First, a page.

Well, it’s not—not really. There may be national sites, and there are a few international ones (Carfolio and Automobile Catalog) but none pack the information quite as nicely into a single, easily referenced volume as Auto Katalog. That’s where we’re happy to pay a few euros. And, like Autocade, there are omissions: if these other sites are like mine, then they have one chief contributor and a few very occasional helpers. All three sites are trying to create a history of cars, too, not just new models, so we can never fully keep up with the current model year while we fill in the blanks of the past.
   A few years ago, a Polish company put together several volumes of what are regarded to be the best international car references this side of the 21st century, but even that did not last long. The research and presentation were meticulous, according to friends who bought it, but the language left something to be desired. It was never available here, to my knowledge, and by the time I found out about them, they had dated.
   We had also discussed doing a printed version of Autocade, but my feeling remains that there are just too many gaps in the publication, although proudly we do have information on some very obscure cars on the market today that even Auto Katalog had missed.
   If Auto Katalog does not return, then it’s likely its spiritual successor will be found in China. Here is the most competitive car market on earth, with the greatest number of models on sale: it would make sense for a future publication to use China as the starting-point, and have other countries’ models filled in. China would also have the publishing and printing resources to compile such an annual, with the chief problem being what the Poles found, despite a multilingual population and even a lot of expats in China, making such a publication less accessible and readable. (That is a challenge to prove me wrong.)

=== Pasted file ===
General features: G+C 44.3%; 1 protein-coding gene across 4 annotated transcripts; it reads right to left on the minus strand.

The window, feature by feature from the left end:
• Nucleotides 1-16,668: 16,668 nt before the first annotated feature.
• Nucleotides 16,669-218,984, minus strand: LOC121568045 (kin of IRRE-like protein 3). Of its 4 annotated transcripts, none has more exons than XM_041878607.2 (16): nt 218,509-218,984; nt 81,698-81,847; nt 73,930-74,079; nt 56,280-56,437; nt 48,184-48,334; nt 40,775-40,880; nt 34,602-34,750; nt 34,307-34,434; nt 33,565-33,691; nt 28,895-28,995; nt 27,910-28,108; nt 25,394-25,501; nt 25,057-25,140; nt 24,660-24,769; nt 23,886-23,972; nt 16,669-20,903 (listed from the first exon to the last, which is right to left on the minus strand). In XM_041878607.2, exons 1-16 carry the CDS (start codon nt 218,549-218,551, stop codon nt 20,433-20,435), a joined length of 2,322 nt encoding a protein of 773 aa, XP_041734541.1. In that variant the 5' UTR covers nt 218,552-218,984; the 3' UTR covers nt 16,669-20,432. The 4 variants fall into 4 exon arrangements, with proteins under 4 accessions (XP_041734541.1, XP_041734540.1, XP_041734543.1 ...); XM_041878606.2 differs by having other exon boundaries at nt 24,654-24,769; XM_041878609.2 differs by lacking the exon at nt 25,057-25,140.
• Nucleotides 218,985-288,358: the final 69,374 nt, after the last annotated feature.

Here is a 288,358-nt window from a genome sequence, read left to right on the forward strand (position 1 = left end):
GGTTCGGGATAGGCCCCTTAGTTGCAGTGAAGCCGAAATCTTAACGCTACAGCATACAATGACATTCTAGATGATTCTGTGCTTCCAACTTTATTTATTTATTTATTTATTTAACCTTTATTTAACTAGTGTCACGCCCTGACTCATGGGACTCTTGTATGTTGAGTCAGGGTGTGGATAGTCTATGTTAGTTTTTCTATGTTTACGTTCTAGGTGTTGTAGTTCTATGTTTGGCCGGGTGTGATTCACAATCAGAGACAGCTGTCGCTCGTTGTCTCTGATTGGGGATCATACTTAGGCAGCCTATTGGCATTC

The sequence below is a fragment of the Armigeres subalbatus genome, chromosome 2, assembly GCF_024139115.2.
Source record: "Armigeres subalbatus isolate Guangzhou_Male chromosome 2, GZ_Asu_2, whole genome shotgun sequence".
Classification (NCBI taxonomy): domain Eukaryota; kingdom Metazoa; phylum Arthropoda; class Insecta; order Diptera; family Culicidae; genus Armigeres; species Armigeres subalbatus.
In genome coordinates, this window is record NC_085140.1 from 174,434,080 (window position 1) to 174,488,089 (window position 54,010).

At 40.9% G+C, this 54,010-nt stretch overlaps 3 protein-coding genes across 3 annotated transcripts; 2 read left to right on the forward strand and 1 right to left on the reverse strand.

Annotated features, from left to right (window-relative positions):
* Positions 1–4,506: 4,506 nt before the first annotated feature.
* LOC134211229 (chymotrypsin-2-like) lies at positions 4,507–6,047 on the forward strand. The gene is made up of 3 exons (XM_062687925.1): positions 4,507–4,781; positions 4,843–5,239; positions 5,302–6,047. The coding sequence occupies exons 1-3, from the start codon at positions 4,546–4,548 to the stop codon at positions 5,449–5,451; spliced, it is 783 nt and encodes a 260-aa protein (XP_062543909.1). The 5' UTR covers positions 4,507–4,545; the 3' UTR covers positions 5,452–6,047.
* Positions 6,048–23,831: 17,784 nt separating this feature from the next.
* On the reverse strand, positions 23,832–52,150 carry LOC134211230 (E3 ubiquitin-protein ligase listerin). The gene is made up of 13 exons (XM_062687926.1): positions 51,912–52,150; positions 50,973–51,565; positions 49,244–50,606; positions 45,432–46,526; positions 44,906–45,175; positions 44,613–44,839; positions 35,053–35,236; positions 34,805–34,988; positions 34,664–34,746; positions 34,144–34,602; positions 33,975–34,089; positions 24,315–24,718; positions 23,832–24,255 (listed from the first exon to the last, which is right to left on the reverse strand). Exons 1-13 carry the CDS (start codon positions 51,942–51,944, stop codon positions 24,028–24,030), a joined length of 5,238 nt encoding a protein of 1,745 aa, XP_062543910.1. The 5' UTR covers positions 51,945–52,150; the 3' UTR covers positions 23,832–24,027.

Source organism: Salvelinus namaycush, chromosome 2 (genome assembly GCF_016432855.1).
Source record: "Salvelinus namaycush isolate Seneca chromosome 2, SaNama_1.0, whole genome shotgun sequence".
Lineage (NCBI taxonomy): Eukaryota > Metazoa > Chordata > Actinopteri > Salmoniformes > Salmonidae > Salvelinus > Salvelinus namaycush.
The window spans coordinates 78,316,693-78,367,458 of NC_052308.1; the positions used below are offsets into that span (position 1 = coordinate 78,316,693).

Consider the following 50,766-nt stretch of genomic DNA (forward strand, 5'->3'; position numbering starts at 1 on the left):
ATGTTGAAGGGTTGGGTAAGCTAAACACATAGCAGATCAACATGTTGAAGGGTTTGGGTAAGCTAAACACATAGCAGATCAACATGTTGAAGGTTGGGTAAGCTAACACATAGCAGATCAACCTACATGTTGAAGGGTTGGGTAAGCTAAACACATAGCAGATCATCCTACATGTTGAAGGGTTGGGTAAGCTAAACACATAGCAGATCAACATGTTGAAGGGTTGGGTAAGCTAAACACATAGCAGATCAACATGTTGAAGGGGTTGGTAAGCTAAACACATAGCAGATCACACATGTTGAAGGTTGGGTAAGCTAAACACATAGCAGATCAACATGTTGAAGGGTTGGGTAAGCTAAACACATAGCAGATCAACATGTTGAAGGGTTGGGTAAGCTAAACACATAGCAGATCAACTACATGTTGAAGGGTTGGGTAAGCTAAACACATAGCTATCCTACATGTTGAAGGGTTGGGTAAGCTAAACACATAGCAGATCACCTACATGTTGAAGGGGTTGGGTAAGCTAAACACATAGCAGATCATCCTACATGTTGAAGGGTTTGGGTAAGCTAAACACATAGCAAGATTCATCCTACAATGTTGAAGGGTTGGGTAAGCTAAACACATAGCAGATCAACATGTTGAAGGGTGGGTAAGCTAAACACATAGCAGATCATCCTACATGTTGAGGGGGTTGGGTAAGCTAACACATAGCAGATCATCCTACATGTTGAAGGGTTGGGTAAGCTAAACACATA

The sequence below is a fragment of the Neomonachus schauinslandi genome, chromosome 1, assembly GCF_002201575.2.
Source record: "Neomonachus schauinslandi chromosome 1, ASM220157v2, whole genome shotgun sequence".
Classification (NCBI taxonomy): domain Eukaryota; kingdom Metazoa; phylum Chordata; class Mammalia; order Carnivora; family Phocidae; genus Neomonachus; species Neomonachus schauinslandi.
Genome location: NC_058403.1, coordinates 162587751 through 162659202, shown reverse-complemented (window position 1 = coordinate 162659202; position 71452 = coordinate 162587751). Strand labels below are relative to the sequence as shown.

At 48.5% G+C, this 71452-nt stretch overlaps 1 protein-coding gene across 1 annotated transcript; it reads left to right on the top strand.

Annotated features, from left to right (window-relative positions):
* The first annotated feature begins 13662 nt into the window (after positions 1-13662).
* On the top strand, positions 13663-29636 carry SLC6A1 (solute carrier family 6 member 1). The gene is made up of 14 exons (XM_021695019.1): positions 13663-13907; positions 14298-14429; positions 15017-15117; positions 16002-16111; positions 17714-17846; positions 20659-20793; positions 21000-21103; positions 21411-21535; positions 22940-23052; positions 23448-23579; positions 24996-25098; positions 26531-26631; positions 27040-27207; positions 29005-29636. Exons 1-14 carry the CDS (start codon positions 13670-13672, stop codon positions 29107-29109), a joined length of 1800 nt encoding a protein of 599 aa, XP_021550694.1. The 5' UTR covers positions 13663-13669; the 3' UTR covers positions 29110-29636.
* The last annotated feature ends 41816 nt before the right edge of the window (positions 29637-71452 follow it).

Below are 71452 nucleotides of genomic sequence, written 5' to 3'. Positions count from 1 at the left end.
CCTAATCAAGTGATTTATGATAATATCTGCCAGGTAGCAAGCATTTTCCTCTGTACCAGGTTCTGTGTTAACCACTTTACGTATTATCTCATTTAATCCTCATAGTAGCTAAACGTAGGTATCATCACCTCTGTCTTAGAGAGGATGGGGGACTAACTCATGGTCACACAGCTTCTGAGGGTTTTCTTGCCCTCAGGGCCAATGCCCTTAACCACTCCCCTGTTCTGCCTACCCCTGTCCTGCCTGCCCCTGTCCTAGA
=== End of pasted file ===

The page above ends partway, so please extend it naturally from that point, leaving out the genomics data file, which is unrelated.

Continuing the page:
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Posted in cars, China, internet, media, publishing | 1 Comment »


Flip-flop again: GM deems Chevrolet Europe strategy a failure

08.12.2013

GM has changed its mind again: Chevrolet will not be its global brand.
   The strategy, where Daewoo was rebadged Chevrolet in western Europe at the beginning of the century, has been deemed a failure, and GM will withdraw its core Korean-made models such as the Spark, Aveo, Cruze and Malibu, by 2015. It will return to where it was a few decades ago: a brand selling quintessentially American cars such as the Camaro and Corvette.
   For many years on this blog, I expressed my doubts on rebadging Daewoos, either as Holden or Chevrolet. If GM wanted a budget brand, it had one in Daewoo. With the exception of the Malibu, the cars always looked Korean anyway, despite some US (and Australian) styling input, and Kia and Hyundai demonstrate that there is no negative brand equity these days with ‘Made in Korea’.
   It was impossible for GM to shake off Chevrolet’s American country-of-origin effect in the last decade in western Europe. GM also believes that having Opel and Vauxhall as its mainstream western European brand is enough.
   The theory wasn’t all wrong though. In the last decade we’ve seen the continued rise of Škoda, and Dacia has managed to find buyers. Nissan has brought back Datsun in an effort to appeal to cost-conscious consumers who want a simple car. Daewoo could have had a role to play in Europe, if GM had got the marketing right.